Iraqi opposition's hidden divisions set path to war in London

Anniversary of crucial gathering that launched countdown to Saddam Hussein's overthrow

The opening of the Iraqi opposition conference in London, on December 14, 2002. More than 300 delegates attended.
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After years of burgeoning support in exile, the disparate parts of Iraq’s opposition could be forgiven for some scepticism when Washington began actively working for regime change there in 2002.

A decision to call a meeting of those forces on a cold, drizzly December day just after Ramadan in London was the first manifestation that the project to oust Saddam Hussein, a decade after the First Gulf War, was moving off the planning table into reality.

Kamran Karadaghi, then covering the meeting as a Europe-based journalist and later chief of staff to Iraq’s president Jalal Talabani, recalls the make-up of the meeting, which grew to more than 330 delegates, took weeks to organise.

Kurdish rebel leader Jalal Talabani, centre, and his delegation arrive for a meeting of Iraqi opposition groups in London in December 2002. AFP

In the run-up, the focus had been the Washington turf war between the State Department, the Pentagon and the CIA. At the meeting there was a roster of Iraqi faces that were becoming familiar, the Kurds Talabani and Masoud Barzani, Ayad Allawi, later Iraq's interim prime minister, Ahmed Chalabi, who founded the Iraqi National Congress, and the frontmen of the Supreme Council of Islamic Revolution in Iraq (Sciri).

“All the groups came from the Kurds and Shias — only Dawa party boycotted but even it was not united and they had an understanding that Ibrahim Al Jafari [later an Iraqi prime minister] would be a kind of spokesman there, and of course he spoke a lot,” Mr Karadaghi told The National.

There was a notable omission. Only a smattering of those attending were from the Sunni community, of whom the most notable was the cerebral Adnan Pachachi.

London’s Hilton Metropole is a vast hotel that casts a foreboding gloom across the surrounding streets at the top of the Edgware Road.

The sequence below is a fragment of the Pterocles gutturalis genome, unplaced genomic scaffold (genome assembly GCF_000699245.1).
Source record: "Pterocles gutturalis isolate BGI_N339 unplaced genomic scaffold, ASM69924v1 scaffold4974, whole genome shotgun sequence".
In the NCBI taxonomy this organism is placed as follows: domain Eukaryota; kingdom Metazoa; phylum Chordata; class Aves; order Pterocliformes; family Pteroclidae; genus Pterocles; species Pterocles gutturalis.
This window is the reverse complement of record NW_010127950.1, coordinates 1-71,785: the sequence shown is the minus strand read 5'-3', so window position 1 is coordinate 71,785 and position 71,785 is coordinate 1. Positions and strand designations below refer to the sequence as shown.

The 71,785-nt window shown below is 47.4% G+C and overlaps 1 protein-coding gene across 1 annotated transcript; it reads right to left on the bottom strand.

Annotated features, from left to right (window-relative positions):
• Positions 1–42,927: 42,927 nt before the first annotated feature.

Not much has changed inside the building or outside since its sprawling set of conference rooms hosted the representatives of Iraq’s opposition that was convened by Zalmay Khalilzad, president George W Bush's envoy for free Iraqis, on December 14 and December 15, 2002.

US envoy Zalmay Khalilzad at the 2002 conference of Iraqi opposition groups. AFP

Twenty years to the day that the delegates assembled, with 150 mostly Sudanese protesting in support of Saddam noisily outside, public messaging from Mr Khalilzad stands out for historical scrutiny. “We don't want war with Iraq,” the Afghan-born American diplomat told broadcasters. “We want Saddam to comply with UN resolutions and we want freedom and liberty for the Iraqi people.”

Mr Karadaghi recalls the meeting agenda was, however, taken up with how to make a final declaration that would set the principles for governing a new Iraq, which included a rejection of occupation by foreign troop. Talks on a second-round meeting of a power-sharing council saw the numbers grow from the handful proposed by the Americans to 40 or so, and finally 65.

This broad collection belied the fact the balance of power of the meeting lay with the Kurdish parties and Sciri, led by Abdul Aziz Al Hakim.

Delegates attending the Iraqi opposition conference in London, on December 15, 2002. Getty

On the second day, Mr Khalilzad tried to put his stamp on the conference. “He had a meeting with leaders of the groups, Abdul Aziz and others and he said Washington and the president had already took the decision that we would invade Iraq and topple Saddam, whether you would be with us or we are without you. Make your choice to become part of the new situation,” said Mr Karadaghi.